Are Full, Formal Guidelines Still Useful in the Rapidly Changing TAVR Field?

WASHINGTON, DC—Comprehensive clinical guidelines have been central to the practice of evidence-based medicine for decades, but some experts are questioning whether the standard process for developing them—which can slow the integration of important new research—can keep up with developments in transcatheter valve therapies.

“I think that [guidelines] are very important, and I do support them, but I think we all agree they’ve got some limitations,” Catherine Otto, MD (University of Washington, Seattle), said during a session on TAVR indications here at TCT 2016.

Otto, who is co-chair of the American Heart Association/American College of Cardiology (AHA/ACC) valvular heart disease guidelines, pointed to the slowness of the process required to develop them, the lack of an adequately rigorous analysis of data, the failure to include discussion of practical issues, and the challenges of using recommendations in daily practice because of the length and number of the documents.

While showing a picture of a sinking ship meant to symbolize traditional guidelines, Otto questioned whether they are currently meeting the needs of clinicians, patients, or society.

As part of a debate following Otto’s presentation, John Webb, MD (St. Paul’s Hospital, Vancouver, Canada), presented a bit of a conflicted view on the subject. He stated that “guidelines do have limited value in rapidly evolving transcatheter therapies,” adding shortly after, however, that he believes guidelines indeed do serve a purpose.

The problem, he said, is that in the transcatheter field there are rapid improvements in technology, techniques, expertise, programs, and patient selection accompanied by reductions in mortality, stroke, vascular complications, bleeding, morbidity, and cost.

Thus, indications are changing quickly and patients who could benefit from a transcatheter procedure are dying while the guidelines slowly adapt to newly available information, Webb said.

WikiRecs to the Rescue?

If guidelines from the major professional societies are a floundering ship, perhaps a new effort called WikiRecs is the lifeboat, Otto said, highlighting a new initiative aimed at dramatically shortening the time to develop recommendations following publication of practice-changing research. The first such effort—announced last month—came in the form of “rapid recommendations” for the treatment of patients with severe symptomatic aortic stenosis and low-to-intermediate surgical risk developed in collaboration with the BMJ.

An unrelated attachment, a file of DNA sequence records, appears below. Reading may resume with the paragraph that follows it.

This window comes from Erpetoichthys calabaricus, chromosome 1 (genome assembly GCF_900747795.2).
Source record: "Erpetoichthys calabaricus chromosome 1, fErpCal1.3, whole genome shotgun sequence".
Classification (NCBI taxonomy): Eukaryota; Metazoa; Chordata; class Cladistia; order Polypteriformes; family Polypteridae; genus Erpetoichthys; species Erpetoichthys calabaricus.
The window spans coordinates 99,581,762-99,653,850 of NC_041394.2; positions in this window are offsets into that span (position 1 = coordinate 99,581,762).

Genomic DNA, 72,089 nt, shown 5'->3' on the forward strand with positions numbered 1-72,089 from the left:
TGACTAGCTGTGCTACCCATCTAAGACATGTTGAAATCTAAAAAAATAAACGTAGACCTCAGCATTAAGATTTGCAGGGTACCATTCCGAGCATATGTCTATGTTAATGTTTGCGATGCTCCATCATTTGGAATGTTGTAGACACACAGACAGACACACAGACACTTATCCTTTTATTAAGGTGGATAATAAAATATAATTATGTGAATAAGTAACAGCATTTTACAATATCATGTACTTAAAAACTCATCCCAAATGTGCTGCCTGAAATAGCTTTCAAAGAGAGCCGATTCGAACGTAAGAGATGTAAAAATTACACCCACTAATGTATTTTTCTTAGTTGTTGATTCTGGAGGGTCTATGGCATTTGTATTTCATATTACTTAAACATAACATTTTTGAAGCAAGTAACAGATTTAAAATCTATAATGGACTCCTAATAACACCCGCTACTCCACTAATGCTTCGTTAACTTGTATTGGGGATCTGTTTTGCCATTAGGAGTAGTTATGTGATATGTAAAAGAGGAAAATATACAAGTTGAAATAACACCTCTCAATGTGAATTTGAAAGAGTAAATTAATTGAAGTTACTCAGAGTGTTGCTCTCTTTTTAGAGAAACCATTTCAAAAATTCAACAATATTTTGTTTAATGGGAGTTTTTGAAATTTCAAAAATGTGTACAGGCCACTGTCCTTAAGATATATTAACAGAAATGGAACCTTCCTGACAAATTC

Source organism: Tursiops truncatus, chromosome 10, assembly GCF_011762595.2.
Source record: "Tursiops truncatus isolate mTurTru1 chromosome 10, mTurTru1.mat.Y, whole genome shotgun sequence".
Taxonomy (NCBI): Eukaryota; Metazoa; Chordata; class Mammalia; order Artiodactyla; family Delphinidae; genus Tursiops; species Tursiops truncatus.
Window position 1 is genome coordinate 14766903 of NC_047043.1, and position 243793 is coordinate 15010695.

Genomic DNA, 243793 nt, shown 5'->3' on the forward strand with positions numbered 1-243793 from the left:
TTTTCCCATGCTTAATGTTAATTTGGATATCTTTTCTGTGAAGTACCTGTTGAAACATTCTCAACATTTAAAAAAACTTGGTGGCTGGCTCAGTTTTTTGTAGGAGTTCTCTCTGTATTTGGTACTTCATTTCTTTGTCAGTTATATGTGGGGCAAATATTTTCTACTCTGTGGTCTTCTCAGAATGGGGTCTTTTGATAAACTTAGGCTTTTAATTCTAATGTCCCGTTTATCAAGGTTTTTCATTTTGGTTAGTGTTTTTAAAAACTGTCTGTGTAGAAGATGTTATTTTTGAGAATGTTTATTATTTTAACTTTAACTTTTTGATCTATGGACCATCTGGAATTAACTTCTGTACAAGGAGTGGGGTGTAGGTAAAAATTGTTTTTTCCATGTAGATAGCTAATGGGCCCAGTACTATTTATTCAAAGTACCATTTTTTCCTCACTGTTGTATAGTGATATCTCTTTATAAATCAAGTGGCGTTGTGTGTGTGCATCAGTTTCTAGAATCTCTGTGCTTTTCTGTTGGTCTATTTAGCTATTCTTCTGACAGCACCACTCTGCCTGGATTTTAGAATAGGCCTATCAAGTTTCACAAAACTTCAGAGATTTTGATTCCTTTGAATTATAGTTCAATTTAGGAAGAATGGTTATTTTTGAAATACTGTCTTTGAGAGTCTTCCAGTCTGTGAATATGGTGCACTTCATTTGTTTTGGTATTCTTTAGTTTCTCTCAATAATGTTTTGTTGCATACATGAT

WikiRecs are designed to not just shorten the time from publication of results to integration into clinical practice, but to make the recommendations more user-friendly at the point of care with a more visual presentation and more concise summaries of the evidence.

“We need platforms for guideline development that allow digitally structured data, dynamic updating and publication, and rapid responses,” Otto said, underscoring the importance of adding experts in research methodology and communication to writing committees.

No ‘Knockout Experiment’ Needed

On the other side of the debate, Patrick O’Gara, MD (Brigham and Women’s Hospital, Boston, MA), a past president of the ACC, argued that guidelines should remain the standard for clinical practice, albeit with some changes.

On the plus side, clinical practice guidelines are evidenced-based, expert, collaborative, transparent, rigorous, peer-reviewed, and balanced, he said. In addition, they provide the foundation for the development of performance measures and appropriate use criteria and have been shown to improve patient care.

But, he acknowledged, there are also challenges associated with guidelines in that they can be cumbersome to develop. Randomized evidence is lacking for many aspects of valvular heart disease, O’Gara said, and there is increasing scrutiny of relationships with industry among members of writing committees. Moreover, he said, “sometimes guidelines get in the way of clinical judgment. They obfuscate the individualization of care that we need to provide.”

Nevertheless, a “knockout experiment” in which guidelines are discarded is not the answer, he said: “There is absolutely no public tolerance for a lack of rigorous analysis, collaboration, and peer review.” And, he asserted, guidelines will be important during the transition from volume-based to value-based medicine.

Recognizing the need for change, however, O’Gara concluded that the process of developing guidelines can be improved by reducing turnover time, condensing content, easing dissemination at the point of care, developing meaningful derivatives, and harmonizing recommendations across societies.

Sources
  • Otto CM. The new WikiRecs for TAVR in low-intermediate risk patients. Presented at: TCT 2016. October 30, 2016. Washington, DC.

  • O’Gara P. Guidelines should remain the standard for clinical practice. Presented at: TCT 2016. October 30, 2016. Washington, DC.

  • Webb J. Guidelines have limited value in rapidly evolving transcatheter therapies. Presented at: TCT 2016. October 30, 2016. Washington, DC.

Disclosures
  • Webb reports relationships with Edwards Lifesciences, Abbott, St. Jude Medical, Siemens Medical, and Vivitro.
  • Otto and O’Gara report no relevant conflicts of interest.

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